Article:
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Re: I'm New to effexor - Any positive stories? teachersrule

Posted by MB on December 22, 2001, at 12:32:51

In reply to I'm New to effexor - Any positive stories?, posted by teachersrule on December 21, 2001, at 20:59:29

There's an AA pamphlet that talks about taking these types of've probably seen it. Basically what it says is that sometimes outside help is needed, and that it is OK as long as you are honest with your doctor about your status as a recovering addict (and as long as your doctor takes this status seriously). A lot of people in AA, because of the second step which states, "We came to believe that a higher power could restore us to sanity," believe that it is a "cop out" to take antidepressants and that if you were really "honest" or if you were really "praying right" you wouldn't need these medications. One of the problems I see with this attitude is this: what did the founders have in mind when they wrote the second step? There are multiple definitions of the word "insanity". Old timers will tell you that "insanity" means repeating the same action over and over and expecting different results (e.g., drinking if you are an alcoholic and expecting that there be no craving). Praying and other cognitive-behavioral tools might very well work for "insanity" of this type. It certainly has kept me sober for 22 months. I think, however, that it might be a mistake to think that praying and working the steps, alone, will cure the more clinical types of "insanity" such as clinical depression, schizophrenia, bipolar disorder, etc. These are medical conditions. Just a few years ago, a young man from my community was hurt very badly in a skiing accident. He was a Christian Scientist, and, while he was unconscious, his family refused medical attention for him and decided to pray instead. He died. To me, his death is just as unecessary as the suffering of an AA member who refuses needed medication because the group tells them just to pray about it. You may have heard the anecdote about the guy in the flood sitting on his roof as the waters rise higher. He prays to God to save him. Meanwhile a boat comes by, but he refuses help because he's faithful and knows that God will save him. He subsequently refuses a raft and a rescue helicopter. The waters rise, he drowns and he confronts God. He asks, "Why didn't you save me?" and God repiles, "Well, I sent two boats and a helicopter, what more did you want?" See the connection. In other words, if you believe that a higher power can restore you to sanity, who are your fellow AA remonstrators to tell you that it can't be done (in part) through medication?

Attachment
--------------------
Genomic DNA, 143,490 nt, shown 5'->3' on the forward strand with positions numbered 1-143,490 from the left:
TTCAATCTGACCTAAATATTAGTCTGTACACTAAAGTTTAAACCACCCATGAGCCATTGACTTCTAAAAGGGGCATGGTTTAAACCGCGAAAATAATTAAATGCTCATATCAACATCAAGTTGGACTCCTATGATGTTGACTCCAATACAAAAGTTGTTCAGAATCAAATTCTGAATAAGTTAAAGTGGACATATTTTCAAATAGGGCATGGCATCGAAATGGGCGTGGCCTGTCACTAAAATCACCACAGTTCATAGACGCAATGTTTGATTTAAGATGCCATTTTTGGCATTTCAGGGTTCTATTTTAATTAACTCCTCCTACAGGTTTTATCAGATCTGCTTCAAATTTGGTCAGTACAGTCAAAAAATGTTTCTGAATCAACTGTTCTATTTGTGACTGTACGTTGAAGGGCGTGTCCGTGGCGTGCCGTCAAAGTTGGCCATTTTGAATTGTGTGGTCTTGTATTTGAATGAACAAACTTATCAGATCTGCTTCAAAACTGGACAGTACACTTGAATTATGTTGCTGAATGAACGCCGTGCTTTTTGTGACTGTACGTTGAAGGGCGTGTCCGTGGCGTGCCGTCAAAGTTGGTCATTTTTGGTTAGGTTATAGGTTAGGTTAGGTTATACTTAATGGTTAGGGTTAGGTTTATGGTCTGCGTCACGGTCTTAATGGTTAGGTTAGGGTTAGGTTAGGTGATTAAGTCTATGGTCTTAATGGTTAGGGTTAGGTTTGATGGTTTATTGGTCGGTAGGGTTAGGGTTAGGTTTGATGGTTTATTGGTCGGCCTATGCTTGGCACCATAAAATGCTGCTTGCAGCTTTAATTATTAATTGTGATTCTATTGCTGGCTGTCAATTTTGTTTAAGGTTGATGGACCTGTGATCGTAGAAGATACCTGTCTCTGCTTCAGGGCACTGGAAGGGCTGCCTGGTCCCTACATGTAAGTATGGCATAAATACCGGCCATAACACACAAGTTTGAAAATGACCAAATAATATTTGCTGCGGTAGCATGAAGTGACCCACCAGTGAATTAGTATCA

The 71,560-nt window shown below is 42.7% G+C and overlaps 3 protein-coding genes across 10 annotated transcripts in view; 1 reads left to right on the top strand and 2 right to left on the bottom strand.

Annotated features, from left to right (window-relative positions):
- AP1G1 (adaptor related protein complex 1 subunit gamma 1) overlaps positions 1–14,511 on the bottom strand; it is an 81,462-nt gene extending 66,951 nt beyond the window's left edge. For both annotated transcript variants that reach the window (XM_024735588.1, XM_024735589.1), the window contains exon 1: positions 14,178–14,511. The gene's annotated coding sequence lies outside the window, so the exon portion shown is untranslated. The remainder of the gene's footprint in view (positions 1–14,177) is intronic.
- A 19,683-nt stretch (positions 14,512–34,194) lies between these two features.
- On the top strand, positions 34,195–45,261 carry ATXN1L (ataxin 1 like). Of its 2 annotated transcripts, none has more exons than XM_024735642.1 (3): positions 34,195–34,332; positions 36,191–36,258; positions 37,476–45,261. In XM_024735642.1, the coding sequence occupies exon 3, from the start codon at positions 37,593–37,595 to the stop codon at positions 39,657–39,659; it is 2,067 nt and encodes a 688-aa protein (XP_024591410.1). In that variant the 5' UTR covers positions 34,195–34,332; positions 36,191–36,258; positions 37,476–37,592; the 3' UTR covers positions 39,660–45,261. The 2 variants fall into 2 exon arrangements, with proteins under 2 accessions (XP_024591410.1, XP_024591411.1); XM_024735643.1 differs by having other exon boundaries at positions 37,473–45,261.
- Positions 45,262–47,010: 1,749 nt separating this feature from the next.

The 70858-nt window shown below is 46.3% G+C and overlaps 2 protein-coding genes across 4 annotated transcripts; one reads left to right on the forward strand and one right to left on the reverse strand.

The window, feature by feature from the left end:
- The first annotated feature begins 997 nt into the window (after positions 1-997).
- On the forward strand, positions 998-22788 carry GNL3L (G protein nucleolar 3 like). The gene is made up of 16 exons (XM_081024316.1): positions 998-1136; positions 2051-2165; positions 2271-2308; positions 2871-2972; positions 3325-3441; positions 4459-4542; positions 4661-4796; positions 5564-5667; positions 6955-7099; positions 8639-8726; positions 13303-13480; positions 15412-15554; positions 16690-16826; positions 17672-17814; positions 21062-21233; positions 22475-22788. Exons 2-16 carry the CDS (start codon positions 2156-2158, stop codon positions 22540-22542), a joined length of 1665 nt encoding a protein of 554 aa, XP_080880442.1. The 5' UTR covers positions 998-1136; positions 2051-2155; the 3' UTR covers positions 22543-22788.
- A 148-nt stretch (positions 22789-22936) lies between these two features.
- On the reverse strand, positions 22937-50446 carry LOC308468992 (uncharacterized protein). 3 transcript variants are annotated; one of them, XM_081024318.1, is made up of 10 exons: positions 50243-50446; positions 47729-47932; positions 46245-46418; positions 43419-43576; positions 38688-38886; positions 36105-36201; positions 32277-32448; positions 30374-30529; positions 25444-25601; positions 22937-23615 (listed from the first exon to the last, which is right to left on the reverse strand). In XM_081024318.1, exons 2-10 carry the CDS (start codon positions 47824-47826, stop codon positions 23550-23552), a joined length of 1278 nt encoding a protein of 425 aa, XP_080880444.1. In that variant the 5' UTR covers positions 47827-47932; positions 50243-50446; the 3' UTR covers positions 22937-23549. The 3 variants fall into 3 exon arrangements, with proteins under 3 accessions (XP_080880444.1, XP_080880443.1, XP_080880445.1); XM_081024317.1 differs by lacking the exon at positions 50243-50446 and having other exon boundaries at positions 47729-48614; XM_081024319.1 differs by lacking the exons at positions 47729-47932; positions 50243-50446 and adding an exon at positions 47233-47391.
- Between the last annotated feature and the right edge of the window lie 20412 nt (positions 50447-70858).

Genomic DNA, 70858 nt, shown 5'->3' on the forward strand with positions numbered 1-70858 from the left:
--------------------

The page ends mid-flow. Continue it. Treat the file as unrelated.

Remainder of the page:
Good luck with your therapy, AA, and medication. I think a combination of all three is great idea. Relax and don't let those grumpy oldtimers guilt trip you or take your inventory. You're right where you're supposed to be.





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